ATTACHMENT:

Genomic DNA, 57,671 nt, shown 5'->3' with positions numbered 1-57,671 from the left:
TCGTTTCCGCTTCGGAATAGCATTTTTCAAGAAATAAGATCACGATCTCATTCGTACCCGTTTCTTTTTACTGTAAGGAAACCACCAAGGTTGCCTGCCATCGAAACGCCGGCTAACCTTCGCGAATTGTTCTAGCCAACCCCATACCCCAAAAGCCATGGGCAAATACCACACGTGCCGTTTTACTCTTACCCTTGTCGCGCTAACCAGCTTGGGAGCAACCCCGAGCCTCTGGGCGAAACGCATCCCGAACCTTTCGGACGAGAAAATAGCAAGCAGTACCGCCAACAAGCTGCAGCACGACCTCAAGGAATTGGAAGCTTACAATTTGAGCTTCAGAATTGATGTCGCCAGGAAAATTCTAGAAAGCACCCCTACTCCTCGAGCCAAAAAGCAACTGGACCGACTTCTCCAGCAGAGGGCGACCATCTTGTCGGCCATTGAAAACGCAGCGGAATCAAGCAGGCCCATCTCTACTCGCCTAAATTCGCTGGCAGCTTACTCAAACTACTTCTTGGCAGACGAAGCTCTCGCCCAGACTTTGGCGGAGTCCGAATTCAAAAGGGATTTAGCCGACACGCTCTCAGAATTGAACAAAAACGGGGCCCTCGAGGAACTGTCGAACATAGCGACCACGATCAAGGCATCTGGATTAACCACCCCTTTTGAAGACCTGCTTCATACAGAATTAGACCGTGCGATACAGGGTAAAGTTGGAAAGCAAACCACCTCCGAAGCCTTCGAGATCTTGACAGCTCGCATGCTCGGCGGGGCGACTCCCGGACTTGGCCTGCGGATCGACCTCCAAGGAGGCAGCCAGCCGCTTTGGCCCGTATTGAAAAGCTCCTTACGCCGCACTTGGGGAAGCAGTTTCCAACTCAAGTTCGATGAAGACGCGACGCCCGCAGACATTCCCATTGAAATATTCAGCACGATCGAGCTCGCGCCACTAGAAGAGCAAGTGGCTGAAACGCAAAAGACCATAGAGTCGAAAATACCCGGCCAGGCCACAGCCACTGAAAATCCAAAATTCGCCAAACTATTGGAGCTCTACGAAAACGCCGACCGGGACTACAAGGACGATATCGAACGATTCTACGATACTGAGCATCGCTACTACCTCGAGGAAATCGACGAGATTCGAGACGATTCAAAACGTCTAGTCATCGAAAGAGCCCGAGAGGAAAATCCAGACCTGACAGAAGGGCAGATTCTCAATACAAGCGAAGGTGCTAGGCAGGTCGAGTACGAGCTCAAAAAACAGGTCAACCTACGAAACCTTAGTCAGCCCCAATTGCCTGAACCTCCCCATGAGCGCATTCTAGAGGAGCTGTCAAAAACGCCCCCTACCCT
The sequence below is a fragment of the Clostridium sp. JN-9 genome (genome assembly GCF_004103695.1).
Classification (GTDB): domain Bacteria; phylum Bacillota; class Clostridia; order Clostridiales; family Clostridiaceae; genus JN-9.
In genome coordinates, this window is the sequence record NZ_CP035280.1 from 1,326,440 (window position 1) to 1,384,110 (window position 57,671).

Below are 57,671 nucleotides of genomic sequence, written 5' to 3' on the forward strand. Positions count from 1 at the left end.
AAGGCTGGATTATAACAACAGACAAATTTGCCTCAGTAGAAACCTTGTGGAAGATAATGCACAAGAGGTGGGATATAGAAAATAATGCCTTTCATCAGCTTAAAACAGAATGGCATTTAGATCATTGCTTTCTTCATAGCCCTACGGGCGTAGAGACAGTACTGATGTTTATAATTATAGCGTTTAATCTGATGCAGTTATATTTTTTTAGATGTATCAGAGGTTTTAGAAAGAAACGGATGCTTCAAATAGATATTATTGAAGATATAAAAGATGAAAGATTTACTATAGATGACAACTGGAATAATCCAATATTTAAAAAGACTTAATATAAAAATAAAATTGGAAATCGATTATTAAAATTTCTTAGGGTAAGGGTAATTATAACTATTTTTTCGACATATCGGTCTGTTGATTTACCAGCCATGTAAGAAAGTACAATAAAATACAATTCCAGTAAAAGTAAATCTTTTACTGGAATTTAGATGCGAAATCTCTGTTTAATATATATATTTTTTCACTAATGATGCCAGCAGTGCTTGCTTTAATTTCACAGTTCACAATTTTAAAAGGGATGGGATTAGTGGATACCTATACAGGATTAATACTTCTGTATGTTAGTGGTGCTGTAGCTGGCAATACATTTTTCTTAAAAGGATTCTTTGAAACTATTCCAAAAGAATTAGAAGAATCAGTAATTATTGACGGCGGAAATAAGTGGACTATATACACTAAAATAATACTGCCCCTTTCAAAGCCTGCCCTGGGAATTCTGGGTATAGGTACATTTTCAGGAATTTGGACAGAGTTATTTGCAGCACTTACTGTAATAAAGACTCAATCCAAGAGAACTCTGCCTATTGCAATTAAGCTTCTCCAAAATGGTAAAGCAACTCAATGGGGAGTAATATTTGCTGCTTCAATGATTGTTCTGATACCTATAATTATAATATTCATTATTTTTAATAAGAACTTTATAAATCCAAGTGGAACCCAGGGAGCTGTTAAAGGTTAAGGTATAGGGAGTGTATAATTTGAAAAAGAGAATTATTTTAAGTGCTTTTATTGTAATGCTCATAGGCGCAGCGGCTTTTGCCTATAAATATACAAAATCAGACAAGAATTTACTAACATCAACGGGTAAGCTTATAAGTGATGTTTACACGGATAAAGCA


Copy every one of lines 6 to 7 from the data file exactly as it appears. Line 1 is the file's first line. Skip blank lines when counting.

Below are 57,671 nucleotides of genomic sequence, written 5' to 3' on the forward strand. Positions count from 1 at the left end.
AAGGCTGGATTATAACAACAGACAAATTTGCCTCAGTAGAAACCTTGTGGAAGATAATGCACAAGAGGTGGGATATAGAAAATAATGCCTTTCATCAGCTTAAAACAGAATGGCATTTAGATCATTGCTTTCTTCATAGCCCTACGGGCGTAGAGACAGTACTGATGTTTATAATTATAGCGTTTAATCTGATGCAGTTATATTTTTTTAGATGTATCAGAGGTTTTAGAAAGAAACGGATGCTTCAAATAGATATTATTGAAGATATAAAAGATGAAAGATTTACTATAGATGACAACTGGAATAATCCAATATTTAAAAAGACTTAATATAAAAATAAAATTGGAAATCGATTATTAAAATTTCTTAGGGTAAGGGTAATTATAACTATTTTTTCGACATATCGGTCTGTTGATTTACCAGCCATGTAAGAAAGTACAATAAAATACAATTCCAGTAAAAGTAAATCTTTTACTGGAATTTAGATGCGAAATCTCTGTTTAATATATATATTTTTTCACTAATGATGCCAGCAGTGCTTGCTTTAATTTCACAGTTCACAATTTTAAAAGGGATGGGATTAGTGGATACCTATACAGGATTAATACTTCTGTATGTTAGTGGTGCTGTAGCTGGCAATACATTTTTCTTAAAAGGATTCTTTGAAACTATTCCAAAAGAATTAGAAGAATCAGTAATTATTGACGGCGGAAATAAGTGGACTATATACACTAAAATAATACTGCCCCTTTCAAAGCCTGCCCTGGGAATTCTGGGTATAGGTACATTTTCAGGAATTTGGACAGAGTTATTTGCAGCACTTACTGTAATAAAGACTCAATCCAAGAGAACTCTGCCTATTGCAATTAAGCTTCTCCAAAATGGTAAAGCAACTCAATGGGGAGTAATATTTGCTGCTTCAATGATTGTTCTGATACCTATAATTATAATATTCATTATTTTTAATAAGAACTTTATAAATCCAAGTGGAACCCAGGGAGCTGTTAAAGGTTAAGGTATAGGGAGTGTATAATTTGAAAAAGAGAATTATTTTAAGTGCTTTTATTGTAATGCTCATAGGCGCAGCGGCTTTTGCCTATAAATATACAAAATCAGACAAGAATTTACTAACATCAACGGGTAAGCTTATAAGTGATGTTTACACGGATAAAGCA